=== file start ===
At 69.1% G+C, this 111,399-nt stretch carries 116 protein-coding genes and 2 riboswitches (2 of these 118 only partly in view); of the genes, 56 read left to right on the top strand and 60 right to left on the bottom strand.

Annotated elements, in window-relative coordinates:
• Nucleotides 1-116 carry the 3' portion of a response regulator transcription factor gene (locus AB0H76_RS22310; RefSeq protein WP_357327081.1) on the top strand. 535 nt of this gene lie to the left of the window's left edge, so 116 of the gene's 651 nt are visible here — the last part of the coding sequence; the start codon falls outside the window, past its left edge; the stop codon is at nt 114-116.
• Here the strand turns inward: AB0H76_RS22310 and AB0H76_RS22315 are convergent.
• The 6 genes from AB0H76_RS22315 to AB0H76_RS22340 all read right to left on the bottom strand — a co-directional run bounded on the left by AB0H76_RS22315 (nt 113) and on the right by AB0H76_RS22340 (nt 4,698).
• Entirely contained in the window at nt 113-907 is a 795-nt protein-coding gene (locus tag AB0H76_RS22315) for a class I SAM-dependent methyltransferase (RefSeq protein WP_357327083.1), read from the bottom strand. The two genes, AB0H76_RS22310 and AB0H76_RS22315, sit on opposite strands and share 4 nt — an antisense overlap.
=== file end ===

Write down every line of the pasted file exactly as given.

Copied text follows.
At 69.1% G+C, this 111,399-nt stretch carries 116 protein-coding genes and 2 riboswitches (2 of these 118 only partly in view); of the genes, 56 read left to right on the top strand and 60 right to left on the bottom strand.

Annotated elements, in window-relative coordinates:
• Nucleotides 1-116 carry the 3' portion of a response regulator transcription factor gene (locus AB0H76_RS22310; RefSeq protein WP_357327081.1) on the top strand. 535 nt of this gene lie to the left of the window's left edge, so 116 of the gene's 651 nt are visible here — the last part of the coding sequence; the start codon falls outside the window, past its left edge; the stop codon is at nt 114-116.
• Here the strand turns inward: AB0H76_RS22310 and AB0H76_RS22315 are convergent.
• The 6 genes from AB0H76_RS22315 to AB0H76_RS22340 all read right to left on the bottom strand — a co-directional run bounded on the left by AB0H76_RS22315 (nt 113) and on the right by AB0H76_RS22340 (nt 4,698).
• Entirely contained in the window at nt 113-907 is a 795-nt protein-coding gene (locus tag AB0H76_RS22315) for a class I SAM-dependent methyltransferase (RefSeq protein WP_357327083.1), read from the bottom strand. The two genes, AB0H76_RS22310 and AB0H76_RS22315, sit on opposite strands and share 4 nt — an antisense overlap.